A Deserted Place

January 17, 2021

Sunday, January 17, 2021

When Jesus heard it, He departed from there by boat to a deserted place by Himself. But when the multitudes heard it, they followed Him on foot from the cities (Matthew 14:13).

Mark 6:32 reads, So they departed to a deserted place in the boat by themselves. Luke 9:10 reads, And the apostles, when they had returned, told Him all that they had done. Then He took them and went aside privately into a deserted place belonging to the city called Bethsaida. John 6:1 reads, After these things Jesus went over the Sea of Galilee, which is the Sea of Tiberias.

This is the second recorded seclusion of Jesus from the crowds in the Gospel of Matthew. Again, it was a voluntary leave of absence, not bound by the agenda of the Pharisees, Scribes, Sadducees, or the public. He was bound by His Father's agenda. He never threw Himself into danger with a ‘devil may care’ attitude. Such would be tempting the Father and His will. It was only fitting that Jesus would protect His life until it was time to die.

Jesus took His disciples in a boat across the Sea of Galilee (Tiberias) to distance them from the crowds. Since they were in Capernaum, they sailed east (ca. 4 miles) across the northern part of the Sea. Bethsaida (a.k.a. Bethsaida-Julias) was home to Peter, Philip, and Andrew. A ‘deserted place’ does not mean a desert, but simply an area of sparse population, little or no cultivation, and used mainly for pasturing animals.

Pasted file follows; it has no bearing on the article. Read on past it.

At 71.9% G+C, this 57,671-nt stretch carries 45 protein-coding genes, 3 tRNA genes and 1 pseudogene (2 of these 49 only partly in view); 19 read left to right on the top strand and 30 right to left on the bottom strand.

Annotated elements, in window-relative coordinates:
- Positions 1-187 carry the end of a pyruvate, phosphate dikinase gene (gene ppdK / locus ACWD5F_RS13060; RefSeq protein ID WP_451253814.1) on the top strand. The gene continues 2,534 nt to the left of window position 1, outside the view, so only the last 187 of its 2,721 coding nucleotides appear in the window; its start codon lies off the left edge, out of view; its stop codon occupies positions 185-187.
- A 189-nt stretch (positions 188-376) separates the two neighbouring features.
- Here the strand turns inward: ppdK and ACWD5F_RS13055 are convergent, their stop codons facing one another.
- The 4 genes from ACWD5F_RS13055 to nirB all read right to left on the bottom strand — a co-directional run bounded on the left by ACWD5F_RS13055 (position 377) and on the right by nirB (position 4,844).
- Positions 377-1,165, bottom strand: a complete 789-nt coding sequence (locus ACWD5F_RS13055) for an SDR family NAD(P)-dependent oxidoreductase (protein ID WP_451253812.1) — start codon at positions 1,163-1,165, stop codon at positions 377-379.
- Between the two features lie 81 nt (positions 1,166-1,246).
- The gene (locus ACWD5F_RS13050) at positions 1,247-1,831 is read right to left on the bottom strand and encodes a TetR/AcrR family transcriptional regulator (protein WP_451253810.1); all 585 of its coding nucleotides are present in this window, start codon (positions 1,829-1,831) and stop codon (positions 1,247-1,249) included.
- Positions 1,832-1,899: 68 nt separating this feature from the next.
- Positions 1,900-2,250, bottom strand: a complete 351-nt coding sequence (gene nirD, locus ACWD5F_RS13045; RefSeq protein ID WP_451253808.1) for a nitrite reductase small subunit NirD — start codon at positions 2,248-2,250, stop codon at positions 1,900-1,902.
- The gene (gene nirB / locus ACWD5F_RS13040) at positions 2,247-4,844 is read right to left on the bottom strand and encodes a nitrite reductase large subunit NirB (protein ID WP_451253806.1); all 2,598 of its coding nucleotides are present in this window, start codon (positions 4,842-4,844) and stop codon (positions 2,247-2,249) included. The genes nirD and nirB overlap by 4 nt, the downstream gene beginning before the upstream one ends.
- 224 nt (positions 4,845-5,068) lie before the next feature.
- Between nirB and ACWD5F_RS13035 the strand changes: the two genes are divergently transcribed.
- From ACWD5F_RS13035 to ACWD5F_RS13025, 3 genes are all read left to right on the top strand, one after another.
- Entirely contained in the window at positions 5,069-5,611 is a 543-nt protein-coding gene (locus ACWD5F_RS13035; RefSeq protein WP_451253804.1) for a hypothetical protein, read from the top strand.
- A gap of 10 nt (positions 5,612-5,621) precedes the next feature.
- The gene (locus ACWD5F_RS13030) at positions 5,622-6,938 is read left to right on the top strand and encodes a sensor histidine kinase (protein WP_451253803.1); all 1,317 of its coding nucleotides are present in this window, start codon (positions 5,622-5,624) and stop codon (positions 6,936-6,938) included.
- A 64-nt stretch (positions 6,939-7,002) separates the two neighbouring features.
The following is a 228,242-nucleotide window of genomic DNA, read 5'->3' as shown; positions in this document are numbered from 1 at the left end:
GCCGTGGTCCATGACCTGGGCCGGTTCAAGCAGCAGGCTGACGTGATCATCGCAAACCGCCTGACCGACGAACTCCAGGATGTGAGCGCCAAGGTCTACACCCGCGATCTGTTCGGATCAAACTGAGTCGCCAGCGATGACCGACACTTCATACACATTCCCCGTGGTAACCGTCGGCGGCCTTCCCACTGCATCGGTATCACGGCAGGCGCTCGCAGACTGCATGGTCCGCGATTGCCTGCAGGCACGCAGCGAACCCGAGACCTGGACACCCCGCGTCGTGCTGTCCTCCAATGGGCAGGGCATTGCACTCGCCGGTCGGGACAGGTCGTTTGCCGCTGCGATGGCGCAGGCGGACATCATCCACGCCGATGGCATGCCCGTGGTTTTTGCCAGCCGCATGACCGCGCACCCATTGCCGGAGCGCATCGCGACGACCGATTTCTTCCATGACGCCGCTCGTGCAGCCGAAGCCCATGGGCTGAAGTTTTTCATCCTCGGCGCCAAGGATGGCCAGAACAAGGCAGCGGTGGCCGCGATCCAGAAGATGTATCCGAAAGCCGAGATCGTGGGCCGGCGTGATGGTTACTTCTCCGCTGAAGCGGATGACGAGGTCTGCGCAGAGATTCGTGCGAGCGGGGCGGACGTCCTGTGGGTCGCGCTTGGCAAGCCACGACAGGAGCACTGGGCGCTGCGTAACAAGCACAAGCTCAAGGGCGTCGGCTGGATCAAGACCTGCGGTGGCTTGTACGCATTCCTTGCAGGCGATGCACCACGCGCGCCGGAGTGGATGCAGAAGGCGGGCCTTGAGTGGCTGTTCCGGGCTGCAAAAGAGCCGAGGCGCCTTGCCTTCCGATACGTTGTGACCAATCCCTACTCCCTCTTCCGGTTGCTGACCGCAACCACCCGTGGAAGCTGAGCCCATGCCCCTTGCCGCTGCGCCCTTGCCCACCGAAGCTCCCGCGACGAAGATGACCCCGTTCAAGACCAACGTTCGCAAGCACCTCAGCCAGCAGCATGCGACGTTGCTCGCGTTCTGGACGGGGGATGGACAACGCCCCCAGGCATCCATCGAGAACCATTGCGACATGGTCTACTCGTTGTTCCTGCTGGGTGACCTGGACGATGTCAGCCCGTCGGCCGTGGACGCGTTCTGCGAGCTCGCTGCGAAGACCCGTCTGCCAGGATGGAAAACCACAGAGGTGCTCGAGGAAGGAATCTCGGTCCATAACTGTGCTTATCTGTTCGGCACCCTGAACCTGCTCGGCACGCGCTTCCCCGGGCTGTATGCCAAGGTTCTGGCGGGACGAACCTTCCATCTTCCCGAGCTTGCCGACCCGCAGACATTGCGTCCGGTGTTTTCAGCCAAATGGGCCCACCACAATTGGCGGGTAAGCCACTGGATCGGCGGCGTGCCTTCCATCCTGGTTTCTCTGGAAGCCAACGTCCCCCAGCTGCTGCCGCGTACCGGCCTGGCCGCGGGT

Did Jesus leave Capernaum because He was afraid of being killed as John the Baptizer was? No. John was not afraid of Herod Antipas, or anyone else for that matter. Why would we think Jesus, who was always under the protective care of the Father, would be afraid of Herod or anyone else? Why would He fear the potential of being killed when in less than a year He would willingly walk into Jerusalem and give Himself over to the elders to be crucified?

The purpose for leaving the area was to spend more time alone with the disciples in order to prepare them for what was coming - His death, burial, resurrection, and ascension, and for their ministry in His absence.

We have relative freedom here to exercise our faith with minimal opposition. Jesus gives us ‘down time’ not to waste on ourselves, but to be with Him - to be further discipled in the work of His Kingdom. That is precious time, valuable time, necessary time to be with our Lord in preparation for what lies ahead. That time should be occupied with Bible reading, meditation, and prayer. It is a time to recharge spiritual batteries, to renew the mind, to revive the heart and refresh the spirit.

“Lord Jesus, thank You for the times of refreshing. Thank You that You want to spend time with me, preparing me for what is ahead and encouraging me in what I am doing now. Help me make the most of our time together that I may better serve You. To Your honor and glory I ask, Amen.”


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